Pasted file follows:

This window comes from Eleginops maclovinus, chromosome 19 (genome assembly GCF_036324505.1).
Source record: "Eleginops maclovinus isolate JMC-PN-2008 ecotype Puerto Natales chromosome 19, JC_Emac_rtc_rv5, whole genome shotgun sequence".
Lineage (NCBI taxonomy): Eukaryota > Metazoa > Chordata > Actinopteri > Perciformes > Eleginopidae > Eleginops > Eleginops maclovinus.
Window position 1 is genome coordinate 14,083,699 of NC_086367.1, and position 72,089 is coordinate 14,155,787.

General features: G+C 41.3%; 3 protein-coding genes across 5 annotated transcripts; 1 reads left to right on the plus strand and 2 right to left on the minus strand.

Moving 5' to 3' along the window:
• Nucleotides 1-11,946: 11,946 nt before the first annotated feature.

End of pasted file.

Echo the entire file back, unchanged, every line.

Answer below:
This window comes from Eleginops maclovinus, chromosome 19 (genome assembly GCF_036324505.1).
Source record: "Eleginops maclovinus isolate JMC-PN-2008 ecotype Puerto Natales chromosome 19, JC_Emac_rtc_rv5, whole genome shotgun sequence".
Lineage (NCBI taxonomy): Eukaryota > Metazoa > Chordata > Actinopteri > Perciformes > Eleginopidae > Eleginops > Eleginops maclovinus.
Window position 1 is genome coordinate 14,083,699 of NC_086367.1, and position 72,089 is coordinate 14,155,787.

General features: G+C 41.3%; 3 protein-coding genes across 5 annotated transcripts; 1 reads left to right on the plus strand and 2 right to left on the minus strand.

Moving 5' to 3' along the window:
• Nucleotides 1-11,946: 11,946 nt before the first annotated feature.